Back to school season is here. It’s a happy occasion for most parents and teachers, but for art teachers in public schools, it might also mean having to reach down their pockets to purchase expensive art supplies for their students. In a 2018 survey released by the federal Department of Education, 94% of public school teachers in the United States reported paying for supplies without reimbursement during the 2014-2015 school year. The teachers in the survey reported spending an average of $479, while 7% of them reported spending more than $1,000. To help ease the burden on art teachers, Materials for the Arts (MFTA) in Long Island City, New York kicked off its fifth annual Back to School Shopping Spree program, which invites teachers to collect art supplies for their classes free of charge. The program, officially launched on August 27, will continue through the end of September.
MFTA is a program of the New York City Department of Cultural Affairs, supported by the city’s Department of Education and private donors. It is NYC’s largest reuse center, annually collecting over 1.5 million pounds of materials, donated from businesses and corporations, in its vast 35,000 square foot warehouse. The reusable materials are distributed to public schools, City agencies, and nonprofits with arts programming. In the fiscal year of 2019, Materials for the Arts provided over $3 million worth of materials to NYC public schools, the organization wrote Hyperallergic in an email. Since 1998, the organization has been allowing teachers to “shop” in its warehouse for free reused materials for their classes.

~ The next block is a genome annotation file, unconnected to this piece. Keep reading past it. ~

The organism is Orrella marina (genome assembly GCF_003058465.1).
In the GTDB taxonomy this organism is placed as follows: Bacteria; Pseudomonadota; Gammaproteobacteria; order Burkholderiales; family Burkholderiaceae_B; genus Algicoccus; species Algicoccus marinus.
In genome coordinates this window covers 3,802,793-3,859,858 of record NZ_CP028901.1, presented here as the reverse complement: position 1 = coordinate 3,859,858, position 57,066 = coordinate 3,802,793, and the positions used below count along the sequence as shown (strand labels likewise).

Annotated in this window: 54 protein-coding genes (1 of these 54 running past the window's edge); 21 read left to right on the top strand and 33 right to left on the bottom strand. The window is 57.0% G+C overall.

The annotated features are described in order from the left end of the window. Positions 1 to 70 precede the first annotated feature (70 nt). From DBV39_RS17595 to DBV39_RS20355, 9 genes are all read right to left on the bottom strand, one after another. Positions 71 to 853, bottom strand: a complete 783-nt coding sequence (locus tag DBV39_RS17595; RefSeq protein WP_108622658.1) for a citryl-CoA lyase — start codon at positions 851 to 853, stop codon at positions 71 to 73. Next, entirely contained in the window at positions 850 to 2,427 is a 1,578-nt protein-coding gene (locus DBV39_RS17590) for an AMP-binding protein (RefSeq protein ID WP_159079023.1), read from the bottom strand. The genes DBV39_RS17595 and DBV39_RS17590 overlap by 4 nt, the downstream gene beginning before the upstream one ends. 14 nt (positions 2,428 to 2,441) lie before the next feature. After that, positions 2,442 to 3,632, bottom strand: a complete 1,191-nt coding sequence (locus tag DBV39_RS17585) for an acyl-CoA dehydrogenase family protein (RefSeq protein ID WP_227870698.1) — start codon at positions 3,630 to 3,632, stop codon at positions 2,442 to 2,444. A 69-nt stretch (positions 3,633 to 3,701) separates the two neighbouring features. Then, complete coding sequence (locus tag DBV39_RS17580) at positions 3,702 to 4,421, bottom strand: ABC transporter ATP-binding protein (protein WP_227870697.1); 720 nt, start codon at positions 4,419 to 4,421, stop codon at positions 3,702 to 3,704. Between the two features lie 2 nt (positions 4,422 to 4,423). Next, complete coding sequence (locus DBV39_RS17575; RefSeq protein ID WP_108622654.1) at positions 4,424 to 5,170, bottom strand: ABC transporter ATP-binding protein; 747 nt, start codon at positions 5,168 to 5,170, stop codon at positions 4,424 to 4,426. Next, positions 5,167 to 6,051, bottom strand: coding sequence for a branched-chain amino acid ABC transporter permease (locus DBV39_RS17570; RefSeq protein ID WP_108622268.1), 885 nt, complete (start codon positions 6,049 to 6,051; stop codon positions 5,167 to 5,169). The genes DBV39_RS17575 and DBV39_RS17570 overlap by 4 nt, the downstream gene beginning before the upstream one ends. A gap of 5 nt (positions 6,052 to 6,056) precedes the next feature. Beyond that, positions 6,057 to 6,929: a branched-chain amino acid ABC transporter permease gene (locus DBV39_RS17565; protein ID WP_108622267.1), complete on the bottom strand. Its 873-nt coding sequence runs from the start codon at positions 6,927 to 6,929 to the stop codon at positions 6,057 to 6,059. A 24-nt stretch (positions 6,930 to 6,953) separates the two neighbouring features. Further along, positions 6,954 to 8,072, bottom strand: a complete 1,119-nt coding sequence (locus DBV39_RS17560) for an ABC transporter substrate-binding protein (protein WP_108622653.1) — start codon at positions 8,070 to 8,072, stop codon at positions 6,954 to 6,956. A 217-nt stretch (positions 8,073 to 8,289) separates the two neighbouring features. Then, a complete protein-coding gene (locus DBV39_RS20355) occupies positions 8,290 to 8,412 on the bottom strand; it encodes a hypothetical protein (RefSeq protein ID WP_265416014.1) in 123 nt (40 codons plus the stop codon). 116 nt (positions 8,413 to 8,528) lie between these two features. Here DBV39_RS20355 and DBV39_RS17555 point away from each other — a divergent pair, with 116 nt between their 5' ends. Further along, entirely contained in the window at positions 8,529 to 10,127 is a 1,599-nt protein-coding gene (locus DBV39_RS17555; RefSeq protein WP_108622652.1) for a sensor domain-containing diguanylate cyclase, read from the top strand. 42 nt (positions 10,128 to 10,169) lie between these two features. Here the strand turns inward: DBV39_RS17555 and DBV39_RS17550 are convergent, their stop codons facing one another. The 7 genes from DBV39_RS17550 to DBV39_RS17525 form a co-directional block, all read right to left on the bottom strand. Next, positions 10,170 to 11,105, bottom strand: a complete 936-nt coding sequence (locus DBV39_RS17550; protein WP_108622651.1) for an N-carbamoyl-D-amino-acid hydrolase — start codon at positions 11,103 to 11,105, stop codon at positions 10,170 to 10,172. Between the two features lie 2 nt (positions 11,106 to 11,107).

“We’re here to support teachers,” MFTA’s spokesperson Bliss Green-Morehead told Hyperallergic in a phone conversation, “We are a way for them to supplement their programming.” According to Green-Morehead, an average of 50 teachers have visited the warehouse every day since the Back to School program started on Tuesday. Fabric, paper, and mannequins were among the more popular items.
While it offers traditional art supplies like paint, canvases, and paper, MFTA’s strength is in reusable items, from fabrics and beads to binders and file folders. “These nontraditional items encourage a more creative approach to art teaching,” Bliss Green-Morehead said. To help teachers make use of the nontraditional items in class, the organization provides them with instruction kits with ideas for art projects. A puppet made of file folders and book made of envelopes are two examples. “We always have binders at MTFA because companies are all going digital,” Bliss Green-Morehead said. “We want people to look at things in their daily life and see how they can transform them and make use of them.”
Teachers interested in shopping during the Back to School Shopping Spree are required to make an appointment online at MFTA’s website. Shopping appointments are available every week on Tuesdays from 10:30am to 1:30pm and Thursdays from 2:30pm to 6:00pm. Educators must be registered through a New York City public school. If a teacher has not been added to their school’s MFTA account, they should contact their principal to be added.
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